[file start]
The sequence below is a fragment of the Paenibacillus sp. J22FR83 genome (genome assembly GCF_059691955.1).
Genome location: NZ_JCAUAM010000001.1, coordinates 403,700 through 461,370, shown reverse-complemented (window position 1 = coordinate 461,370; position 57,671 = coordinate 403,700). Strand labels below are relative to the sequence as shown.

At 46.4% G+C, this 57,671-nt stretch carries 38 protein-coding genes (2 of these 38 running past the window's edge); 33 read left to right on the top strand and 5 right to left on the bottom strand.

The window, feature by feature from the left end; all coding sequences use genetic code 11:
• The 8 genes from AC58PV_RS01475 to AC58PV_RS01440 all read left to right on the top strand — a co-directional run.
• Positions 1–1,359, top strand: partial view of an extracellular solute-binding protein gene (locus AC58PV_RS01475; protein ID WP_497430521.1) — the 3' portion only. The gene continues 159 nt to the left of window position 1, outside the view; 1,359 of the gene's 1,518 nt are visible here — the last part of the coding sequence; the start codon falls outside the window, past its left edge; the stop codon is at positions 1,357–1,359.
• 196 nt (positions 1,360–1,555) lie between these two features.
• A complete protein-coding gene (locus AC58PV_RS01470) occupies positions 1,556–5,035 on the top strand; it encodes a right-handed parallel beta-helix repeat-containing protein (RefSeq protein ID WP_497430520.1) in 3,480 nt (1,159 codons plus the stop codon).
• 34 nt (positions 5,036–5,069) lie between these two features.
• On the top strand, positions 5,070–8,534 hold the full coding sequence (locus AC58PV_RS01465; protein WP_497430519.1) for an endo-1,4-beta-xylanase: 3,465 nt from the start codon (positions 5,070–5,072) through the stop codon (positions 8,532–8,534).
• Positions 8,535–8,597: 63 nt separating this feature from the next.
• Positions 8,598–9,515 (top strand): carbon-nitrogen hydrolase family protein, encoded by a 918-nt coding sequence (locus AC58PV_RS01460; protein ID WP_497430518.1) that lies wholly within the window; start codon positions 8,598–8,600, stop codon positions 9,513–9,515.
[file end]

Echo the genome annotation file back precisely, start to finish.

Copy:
The sequence below is a fragment of the Paenibacillus sp. J22FR83 genome (genome assembly GCF_059691955.1).
Genome location: NZ_JCAUAM010000001.1, coordinates 403,700 through 461,370, shown reverse-complemented (window position 1 = coordinate 461,370; position 57,671 = coordinate 403,700). Strand labels below are relative to the sequence as shown.

At 46.4% G+C, this 57,671-nt stretch carries 38 protein-coding genes (2 of these 38 running past the window's edge); 33 read left to right on the top strand and 5 right to left on the bottom strand.

The window, feature by feature from the left end; all coding sequences use genetic code 11:
• The 8 genes from AC58PV_RS01475 to AC58PV_RS01440 all read left to right on the top strand — a co-directional run.
• Positions 1–1,359, top strand: partial view of an extracellular solute-binding protein gene (locus AC58PV_RS01475; protein ID WP_497430521.1) — the 3' portion only. The gene continues 159 nt to the left of window position 1, outside the view; 1,359 of the gene's 1,518 nt are visible here — the last part of the coding sequence; the start codon falls outside the window, past its left edge; the stop codon is at positions 1,357–1,359.
• 196 nt (positions 1,360–1,555) lie between these two features.
• A complete protein-coding gene (locus AC58PV_RS01470) occupies positions 1,556–5,035 on the top strand; it encodes a right-handed parallel beta-helix repeat-containing protein (RefSeq protein ID WP_497430520.1) in 3,480 nt (1,159 codons plus the stop codon).
• 34 nt (positions 5,036–5,069) lie between these two features.
• On the top strand, positions 5,070–8,534 hold the full coding sequence (locus AC58PV_RS01465; protein WP_497430519.1) for an endo-1,4-beta-xylanase: 3,465 nt from the start codon (positions 5,070–5,072) through the stop codon (positions 8,532–8,534).
• Positions 8,535–8,597: 63 nt separating this feature from the next.
• Positions 8,598–9,515 (top strand): carbon-nitrogen hydrolase family protein, encoded by a 918-nt coding sequence (locus AC58PV_RS01460; protein ID WP_497430518.1) that lies wholly within the window; start codon positions 8,598–8,600, stop codon positions 9,513–9,515.